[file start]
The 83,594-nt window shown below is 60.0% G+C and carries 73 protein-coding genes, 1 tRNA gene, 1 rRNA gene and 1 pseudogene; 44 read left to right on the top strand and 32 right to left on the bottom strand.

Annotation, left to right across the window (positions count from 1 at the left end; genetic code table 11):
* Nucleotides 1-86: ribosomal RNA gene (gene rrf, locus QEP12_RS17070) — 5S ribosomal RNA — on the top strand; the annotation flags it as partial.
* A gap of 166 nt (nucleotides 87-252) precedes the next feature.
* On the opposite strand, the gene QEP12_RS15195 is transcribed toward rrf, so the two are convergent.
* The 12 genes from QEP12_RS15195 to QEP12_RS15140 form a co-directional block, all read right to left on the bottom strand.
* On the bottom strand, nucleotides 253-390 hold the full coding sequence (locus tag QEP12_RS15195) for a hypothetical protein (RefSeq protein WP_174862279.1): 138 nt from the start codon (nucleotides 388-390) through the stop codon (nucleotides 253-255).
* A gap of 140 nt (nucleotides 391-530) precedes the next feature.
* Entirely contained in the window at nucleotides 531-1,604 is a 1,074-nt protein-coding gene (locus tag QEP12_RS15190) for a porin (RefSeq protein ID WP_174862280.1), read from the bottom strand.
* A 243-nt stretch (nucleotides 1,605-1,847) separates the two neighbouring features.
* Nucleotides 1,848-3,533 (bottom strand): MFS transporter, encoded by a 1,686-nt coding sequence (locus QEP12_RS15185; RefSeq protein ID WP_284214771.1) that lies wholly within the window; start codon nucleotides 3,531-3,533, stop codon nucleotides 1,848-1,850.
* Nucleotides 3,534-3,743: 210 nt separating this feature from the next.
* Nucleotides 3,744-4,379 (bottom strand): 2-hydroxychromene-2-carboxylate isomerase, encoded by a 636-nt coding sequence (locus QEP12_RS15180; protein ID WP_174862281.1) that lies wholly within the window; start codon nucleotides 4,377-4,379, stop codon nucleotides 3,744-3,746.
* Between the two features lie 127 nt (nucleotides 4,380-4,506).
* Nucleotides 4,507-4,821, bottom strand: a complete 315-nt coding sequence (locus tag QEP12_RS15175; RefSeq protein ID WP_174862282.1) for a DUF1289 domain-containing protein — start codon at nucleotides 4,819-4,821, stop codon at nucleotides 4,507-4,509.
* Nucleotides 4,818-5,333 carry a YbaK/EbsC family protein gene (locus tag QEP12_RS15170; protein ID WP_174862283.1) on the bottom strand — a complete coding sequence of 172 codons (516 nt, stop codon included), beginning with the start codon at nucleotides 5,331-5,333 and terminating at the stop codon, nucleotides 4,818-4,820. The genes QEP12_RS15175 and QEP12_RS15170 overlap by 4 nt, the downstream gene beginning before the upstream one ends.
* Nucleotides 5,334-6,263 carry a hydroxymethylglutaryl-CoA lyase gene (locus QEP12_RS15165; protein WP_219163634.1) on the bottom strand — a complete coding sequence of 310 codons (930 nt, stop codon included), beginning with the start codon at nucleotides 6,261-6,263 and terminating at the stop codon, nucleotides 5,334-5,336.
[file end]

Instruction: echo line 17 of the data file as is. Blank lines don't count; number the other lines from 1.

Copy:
* Nucleotides 5,334-6,263 carry a hydroxymethylglutaryl-CoA lyase gene (locus QEP12_RS15165; protein WP_219163634.1) on the bottom strand — a complete coding sequence of 310 codons (930 nt, stop codon included), beginning with the start codon at nucleotides 6,261-6,263 and terminating at the stop codon, nucleotides 5,334-5,336.